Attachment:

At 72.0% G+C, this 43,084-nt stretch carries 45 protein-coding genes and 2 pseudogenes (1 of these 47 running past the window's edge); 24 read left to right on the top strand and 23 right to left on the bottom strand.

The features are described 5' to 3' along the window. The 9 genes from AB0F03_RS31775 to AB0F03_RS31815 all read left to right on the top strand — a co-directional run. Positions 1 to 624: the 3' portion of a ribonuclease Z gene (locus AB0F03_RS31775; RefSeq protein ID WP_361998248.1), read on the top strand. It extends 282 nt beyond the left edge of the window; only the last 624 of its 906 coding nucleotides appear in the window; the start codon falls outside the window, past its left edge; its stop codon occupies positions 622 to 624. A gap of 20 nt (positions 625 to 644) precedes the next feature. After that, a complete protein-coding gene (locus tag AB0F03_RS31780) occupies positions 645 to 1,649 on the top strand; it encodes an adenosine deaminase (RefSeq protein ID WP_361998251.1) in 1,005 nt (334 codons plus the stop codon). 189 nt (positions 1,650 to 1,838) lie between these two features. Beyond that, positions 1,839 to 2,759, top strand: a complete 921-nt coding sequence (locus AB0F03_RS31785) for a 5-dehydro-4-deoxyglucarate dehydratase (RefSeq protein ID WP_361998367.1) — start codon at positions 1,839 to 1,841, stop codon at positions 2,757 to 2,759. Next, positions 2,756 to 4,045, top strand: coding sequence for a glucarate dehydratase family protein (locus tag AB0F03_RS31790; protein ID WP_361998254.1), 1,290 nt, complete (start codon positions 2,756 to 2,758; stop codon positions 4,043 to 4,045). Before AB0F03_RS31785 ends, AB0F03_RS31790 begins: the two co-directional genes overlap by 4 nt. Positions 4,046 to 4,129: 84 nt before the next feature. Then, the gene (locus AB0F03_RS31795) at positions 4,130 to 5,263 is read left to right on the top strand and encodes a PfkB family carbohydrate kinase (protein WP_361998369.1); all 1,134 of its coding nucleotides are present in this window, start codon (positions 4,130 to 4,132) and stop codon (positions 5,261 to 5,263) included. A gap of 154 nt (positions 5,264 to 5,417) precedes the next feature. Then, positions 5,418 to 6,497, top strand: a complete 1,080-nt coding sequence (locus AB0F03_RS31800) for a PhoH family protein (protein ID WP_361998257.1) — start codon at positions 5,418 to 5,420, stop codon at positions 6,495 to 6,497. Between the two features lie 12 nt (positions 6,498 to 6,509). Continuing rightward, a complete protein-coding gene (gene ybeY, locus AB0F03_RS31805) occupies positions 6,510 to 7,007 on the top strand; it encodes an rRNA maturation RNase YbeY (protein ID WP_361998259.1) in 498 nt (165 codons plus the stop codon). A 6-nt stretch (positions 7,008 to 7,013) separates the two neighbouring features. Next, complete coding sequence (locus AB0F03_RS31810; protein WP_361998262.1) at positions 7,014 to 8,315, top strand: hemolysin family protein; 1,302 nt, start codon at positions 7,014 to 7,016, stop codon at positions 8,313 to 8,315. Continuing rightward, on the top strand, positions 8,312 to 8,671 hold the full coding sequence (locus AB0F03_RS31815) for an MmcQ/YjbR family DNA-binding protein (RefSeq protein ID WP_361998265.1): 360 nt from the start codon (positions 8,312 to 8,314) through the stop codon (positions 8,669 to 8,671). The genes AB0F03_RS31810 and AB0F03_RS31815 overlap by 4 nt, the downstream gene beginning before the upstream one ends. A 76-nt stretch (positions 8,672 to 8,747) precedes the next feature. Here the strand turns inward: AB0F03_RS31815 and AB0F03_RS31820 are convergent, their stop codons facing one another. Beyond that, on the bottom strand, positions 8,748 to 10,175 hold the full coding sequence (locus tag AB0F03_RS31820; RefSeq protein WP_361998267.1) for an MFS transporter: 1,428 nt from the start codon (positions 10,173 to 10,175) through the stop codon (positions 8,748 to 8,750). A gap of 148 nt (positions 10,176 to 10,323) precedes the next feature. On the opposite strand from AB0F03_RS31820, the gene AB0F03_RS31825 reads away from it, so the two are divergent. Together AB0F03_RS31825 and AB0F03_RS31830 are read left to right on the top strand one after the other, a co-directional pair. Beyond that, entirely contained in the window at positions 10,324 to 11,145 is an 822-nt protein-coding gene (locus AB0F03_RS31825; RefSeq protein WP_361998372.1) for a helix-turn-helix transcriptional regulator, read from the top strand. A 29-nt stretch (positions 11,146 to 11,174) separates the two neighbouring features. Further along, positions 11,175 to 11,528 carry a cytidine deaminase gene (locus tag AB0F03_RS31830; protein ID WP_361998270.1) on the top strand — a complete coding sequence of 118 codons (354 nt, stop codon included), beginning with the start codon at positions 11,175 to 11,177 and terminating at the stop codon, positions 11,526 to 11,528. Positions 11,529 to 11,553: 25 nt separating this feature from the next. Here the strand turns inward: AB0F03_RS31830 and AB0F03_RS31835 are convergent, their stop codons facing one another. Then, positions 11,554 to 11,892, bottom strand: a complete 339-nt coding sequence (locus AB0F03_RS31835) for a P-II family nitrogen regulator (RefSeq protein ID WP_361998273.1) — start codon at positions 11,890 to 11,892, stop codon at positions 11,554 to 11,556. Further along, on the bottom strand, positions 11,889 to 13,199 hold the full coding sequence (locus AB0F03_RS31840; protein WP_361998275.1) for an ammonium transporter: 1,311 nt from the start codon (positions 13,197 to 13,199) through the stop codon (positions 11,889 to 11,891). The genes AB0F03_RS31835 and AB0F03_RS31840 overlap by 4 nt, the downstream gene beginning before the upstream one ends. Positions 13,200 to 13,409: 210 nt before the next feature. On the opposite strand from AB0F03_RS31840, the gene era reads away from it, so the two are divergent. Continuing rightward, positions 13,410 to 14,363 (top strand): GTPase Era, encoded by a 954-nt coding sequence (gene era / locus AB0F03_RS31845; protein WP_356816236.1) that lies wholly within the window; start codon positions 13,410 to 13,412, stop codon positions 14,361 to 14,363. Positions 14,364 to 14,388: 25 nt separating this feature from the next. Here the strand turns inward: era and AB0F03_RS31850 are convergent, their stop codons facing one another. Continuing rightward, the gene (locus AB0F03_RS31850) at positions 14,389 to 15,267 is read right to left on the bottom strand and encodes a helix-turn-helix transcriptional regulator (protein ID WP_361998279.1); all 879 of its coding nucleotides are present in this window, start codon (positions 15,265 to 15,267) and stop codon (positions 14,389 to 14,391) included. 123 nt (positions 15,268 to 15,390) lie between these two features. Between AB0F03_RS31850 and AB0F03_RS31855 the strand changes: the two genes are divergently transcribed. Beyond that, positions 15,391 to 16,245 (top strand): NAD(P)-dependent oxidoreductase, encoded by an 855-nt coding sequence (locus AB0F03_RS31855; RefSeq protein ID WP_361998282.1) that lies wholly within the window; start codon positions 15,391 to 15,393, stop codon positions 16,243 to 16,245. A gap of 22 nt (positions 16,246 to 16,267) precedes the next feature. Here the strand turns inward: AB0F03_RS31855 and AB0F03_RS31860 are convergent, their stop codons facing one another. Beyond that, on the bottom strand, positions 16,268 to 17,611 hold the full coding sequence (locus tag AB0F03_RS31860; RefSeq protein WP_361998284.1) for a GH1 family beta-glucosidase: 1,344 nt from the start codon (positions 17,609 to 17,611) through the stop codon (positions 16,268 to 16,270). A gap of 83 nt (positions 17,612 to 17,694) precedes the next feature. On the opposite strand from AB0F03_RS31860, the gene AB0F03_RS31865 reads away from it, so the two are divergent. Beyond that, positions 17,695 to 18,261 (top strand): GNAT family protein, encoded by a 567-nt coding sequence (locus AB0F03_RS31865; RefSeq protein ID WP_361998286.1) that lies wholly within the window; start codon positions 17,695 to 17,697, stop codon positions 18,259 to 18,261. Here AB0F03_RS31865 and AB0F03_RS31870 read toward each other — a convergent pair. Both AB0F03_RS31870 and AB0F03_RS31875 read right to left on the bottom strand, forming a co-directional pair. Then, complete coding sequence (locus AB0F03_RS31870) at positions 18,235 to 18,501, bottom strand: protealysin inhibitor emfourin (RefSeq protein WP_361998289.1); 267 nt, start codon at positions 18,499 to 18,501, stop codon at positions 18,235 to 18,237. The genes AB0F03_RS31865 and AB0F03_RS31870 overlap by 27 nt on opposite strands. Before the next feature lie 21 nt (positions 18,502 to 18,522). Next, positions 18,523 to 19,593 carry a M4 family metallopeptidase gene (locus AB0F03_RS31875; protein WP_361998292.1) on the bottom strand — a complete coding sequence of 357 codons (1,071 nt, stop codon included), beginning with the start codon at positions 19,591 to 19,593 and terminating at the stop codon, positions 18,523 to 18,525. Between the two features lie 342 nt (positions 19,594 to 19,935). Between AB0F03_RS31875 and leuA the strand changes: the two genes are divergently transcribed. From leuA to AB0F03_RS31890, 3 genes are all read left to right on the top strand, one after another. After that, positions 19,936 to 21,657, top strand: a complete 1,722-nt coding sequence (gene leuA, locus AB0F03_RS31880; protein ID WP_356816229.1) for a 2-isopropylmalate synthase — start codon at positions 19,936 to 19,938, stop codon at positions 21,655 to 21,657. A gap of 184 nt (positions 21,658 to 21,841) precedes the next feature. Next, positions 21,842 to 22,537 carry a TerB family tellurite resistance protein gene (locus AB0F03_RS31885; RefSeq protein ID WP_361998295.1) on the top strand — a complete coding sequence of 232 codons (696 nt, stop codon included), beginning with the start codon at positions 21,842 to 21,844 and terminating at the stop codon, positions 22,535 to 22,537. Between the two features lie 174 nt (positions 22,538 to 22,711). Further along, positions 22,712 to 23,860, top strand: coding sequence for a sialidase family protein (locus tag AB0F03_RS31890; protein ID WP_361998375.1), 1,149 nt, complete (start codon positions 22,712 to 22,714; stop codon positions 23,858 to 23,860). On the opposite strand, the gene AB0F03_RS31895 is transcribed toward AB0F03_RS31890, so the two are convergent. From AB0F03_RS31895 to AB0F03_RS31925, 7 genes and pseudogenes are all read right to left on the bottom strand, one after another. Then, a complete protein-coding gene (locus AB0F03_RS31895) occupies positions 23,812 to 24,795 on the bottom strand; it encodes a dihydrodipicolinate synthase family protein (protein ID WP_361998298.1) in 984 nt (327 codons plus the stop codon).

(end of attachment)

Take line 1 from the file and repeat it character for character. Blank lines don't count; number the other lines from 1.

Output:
At 72.0% G+C, this 43,084-nt stretch carries 45 protein-coding genes and 2 pseudogenes (1 of these 47 running past the window's edge); 24 read left to right on the top strand and 23 right to left on the bottom strand.